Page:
• 11.29.12

How Syrian Activists Can Get Around The Internet Blackout

From satellite modems to temporary packet radio or Wi-Fi networks to secret “communication kits,” here’s how Syrians might communicate with the outside word amid an Internet shutdown.

How Syrian Activists Can Get Around The Internet Blackout

State authorities in Syria turned off the nation’s Internet traffic at 12:30 p.m. Damascus time Thursday, kicked all commercial aircraft out of Syrian airspace, and crippled the country’s cell phone infrastructure. Save for a handful of heavily monitored land and sea crossings, intermittent domestic mobile phone access (no international calls), and the wiretapped landline network, Syria is cut off from the outside world. This means one thing: Hackers and Internet activists are creating ingenious solutions to a communications crackdown.


Earlier today, reports surfaced that 92% of Syrian networks were suddenly disconnected from the Internet. Shortly after our own version of that report, the other 8% of Syrian networks went offline, too. This was followed by the nation’s cell phone networks being turned off and commercial air traffic being banned from Syrian airspace. Charts provided by Cloudflare and Akamai graphically illustrate the shutoff:

[Image: Courtesy Cloudflare]

[Image: Courtesy Akamai]

Syria’s Internet shutoff is unprecedented in world history. Although Egypt shut off the bulk of their Internet in 2011 in a last-ditch attempt to save the Mubarak regime, essential infrastructure such as the stock exchange and government networks were still connected to the outside world. By contrast, Syria has cut everyone–elite and commoners–off from conventional Internet access within the span of minutes. The only exception are those with expensive satellite modems. (UPDATE: And now American web hosting firms have shut down official Syrian websites after a human rights organization warned them they were in breach of U.S. sanctions on the country. Citizen Lab, a research group based in Toronto, identified three sites belonging to the Syrian authorities being hosted by firms in Texas, Florida, and Denver.)

Telecomix, an informal collective of Internet freedom activists working worldwide, quickly publicly issued a series of dial-up log-ins for Syrian Internet users, with the caveat that they are likely being monitored by Syrian government authorities:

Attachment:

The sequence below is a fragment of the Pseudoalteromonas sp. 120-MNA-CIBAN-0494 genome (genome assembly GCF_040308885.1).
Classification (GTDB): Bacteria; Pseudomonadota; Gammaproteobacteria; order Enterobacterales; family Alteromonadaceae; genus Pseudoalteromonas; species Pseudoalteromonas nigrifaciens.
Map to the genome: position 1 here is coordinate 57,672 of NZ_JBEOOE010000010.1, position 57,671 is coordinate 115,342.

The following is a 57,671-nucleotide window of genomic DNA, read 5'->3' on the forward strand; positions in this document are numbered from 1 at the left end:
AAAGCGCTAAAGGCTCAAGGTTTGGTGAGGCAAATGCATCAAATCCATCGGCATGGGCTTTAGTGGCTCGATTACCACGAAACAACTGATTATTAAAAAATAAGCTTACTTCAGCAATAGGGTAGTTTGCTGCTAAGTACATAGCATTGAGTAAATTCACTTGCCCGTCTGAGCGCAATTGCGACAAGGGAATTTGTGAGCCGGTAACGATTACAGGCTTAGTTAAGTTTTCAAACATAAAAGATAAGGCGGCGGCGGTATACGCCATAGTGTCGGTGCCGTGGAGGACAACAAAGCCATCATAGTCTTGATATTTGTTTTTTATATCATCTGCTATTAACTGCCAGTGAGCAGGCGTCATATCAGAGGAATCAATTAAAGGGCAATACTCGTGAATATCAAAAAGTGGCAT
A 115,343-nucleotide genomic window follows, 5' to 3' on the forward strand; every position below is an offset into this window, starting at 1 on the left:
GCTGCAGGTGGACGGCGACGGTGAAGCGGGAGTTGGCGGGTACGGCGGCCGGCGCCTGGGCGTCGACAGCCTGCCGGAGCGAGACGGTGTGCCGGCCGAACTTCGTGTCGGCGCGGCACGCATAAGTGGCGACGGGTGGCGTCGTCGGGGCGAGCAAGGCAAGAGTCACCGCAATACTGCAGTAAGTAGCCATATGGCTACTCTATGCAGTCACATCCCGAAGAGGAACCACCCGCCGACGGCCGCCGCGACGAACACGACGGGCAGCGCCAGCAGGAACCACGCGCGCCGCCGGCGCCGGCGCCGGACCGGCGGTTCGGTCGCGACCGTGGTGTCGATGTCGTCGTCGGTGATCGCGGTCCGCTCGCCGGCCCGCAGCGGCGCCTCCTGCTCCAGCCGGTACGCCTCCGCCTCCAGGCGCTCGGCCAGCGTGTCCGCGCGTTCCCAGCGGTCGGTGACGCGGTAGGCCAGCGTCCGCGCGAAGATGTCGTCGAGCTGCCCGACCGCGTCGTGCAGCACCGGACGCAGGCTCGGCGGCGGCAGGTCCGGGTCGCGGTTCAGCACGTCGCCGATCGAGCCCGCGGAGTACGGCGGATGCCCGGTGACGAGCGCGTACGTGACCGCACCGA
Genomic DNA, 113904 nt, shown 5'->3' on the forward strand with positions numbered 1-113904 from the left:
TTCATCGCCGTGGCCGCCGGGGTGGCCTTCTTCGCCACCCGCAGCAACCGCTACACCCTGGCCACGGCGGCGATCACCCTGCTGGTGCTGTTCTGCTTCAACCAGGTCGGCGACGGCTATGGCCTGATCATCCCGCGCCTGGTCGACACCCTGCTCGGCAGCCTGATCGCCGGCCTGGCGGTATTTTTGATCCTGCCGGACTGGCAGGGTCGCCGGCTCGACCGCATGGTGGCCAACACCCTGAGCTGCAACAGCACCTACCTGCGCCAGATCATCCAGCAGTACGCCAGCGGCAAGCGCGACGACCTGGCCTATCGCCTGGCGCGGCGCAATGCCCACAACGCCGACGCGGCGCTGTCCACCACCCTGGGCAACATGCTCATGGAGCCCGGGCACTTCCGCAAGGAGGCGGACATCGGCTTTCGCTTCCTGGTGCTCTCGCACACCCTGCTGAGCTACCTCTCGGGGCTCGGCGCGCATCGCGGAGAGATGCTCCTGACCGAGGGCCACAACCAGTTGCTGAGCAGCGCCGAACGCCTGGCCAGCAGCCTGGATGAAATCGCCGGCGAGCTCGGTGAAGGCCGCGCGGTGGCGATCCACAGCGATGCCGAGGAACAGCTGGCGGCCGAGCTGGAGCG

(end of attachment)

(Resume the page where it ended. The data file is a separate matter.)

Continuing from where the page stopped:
+46850009990 +492317299993 +4953160941030, User:telecomix, Password:telecomix OR: +33172890150, User:toto, Password:toto


A Syrian activist page on Facebook, Syrian Digital Reports, has been keeping track of the ongoing Syrian communications blackout. According to Syrian Digital Reports, intermittent landline access has been restored to several towns and localities within the country, but Internet and mobile access is still impossible.

For their part, the Syrian government claims rebels disconnected the country from the Internet. The Syrian government’s claim is almost impossible; Cloudflare’s Matthew Prince wrote in a blog post that four undersea cables had to be cut simultaneously in order to sever the entire country from the Internet, and that seems unlikely.

The Syrian government’s communications blackout coincides with an offensive by the Free Syrian Army centered on capturing Damascus Airport. Heavy fighting is occurring at press time in the suburbs of Damascus and in Aleppo as well.

With mobile phones and landlines shut down, Syrian rebels will have to use unorthodox methods to connect with the outside world. Satellite modems are currently the only easy way for Syrians to connect outside the country’s border without physically crossing into neighboring lands. Web developer Drew Hornbein, who was on the Occupy Wall Street General Assembly Internet committee, told Fast Company that small, informal, temporary networks could be set up for activists during the blackout using packet radio or Wi-Fi. However, if the Internet blackout lasts for an extended period of time, other methods could be used.

At the height of Occupy Wall Street’s encampment in Zuccotti Park in 2011, an organization called the Free Network Foundation provided the protesters with secure communications towers whose secure VPNs could either connect to the Internet or function as autonomous, private networks. Technology similar to the Free Network Foundation’s Towers could create an alternative communications infrastructure for Syrian activists.

In the meantime, the U.S. government has disclosed additional information about semi-secret logistics assistance being given to Syrian activists. At a press conference in Washington earlier today, State Department spokesperson Victoria Nuland went into detail about “2000 communications kits” that were sent to the Syrian opposition that included computers, phones, and cameras. “They are all designed to be independent from and able to circumvent the Syrian domestic network precisely for the reason of keeping them safe, keeping them secure from regime tampering, regime listening, regime interruption,” Nuland said.


Update: Early this morning U.S. time, several sites operated by the Syrian government on American servers were shut down after their hosts were informed that housing the websites violated sanctions. Anonymous has also announced that they will take any Syrian websites hosted on foreign servers offline.

[Image: Flickr user DoumaRevolution]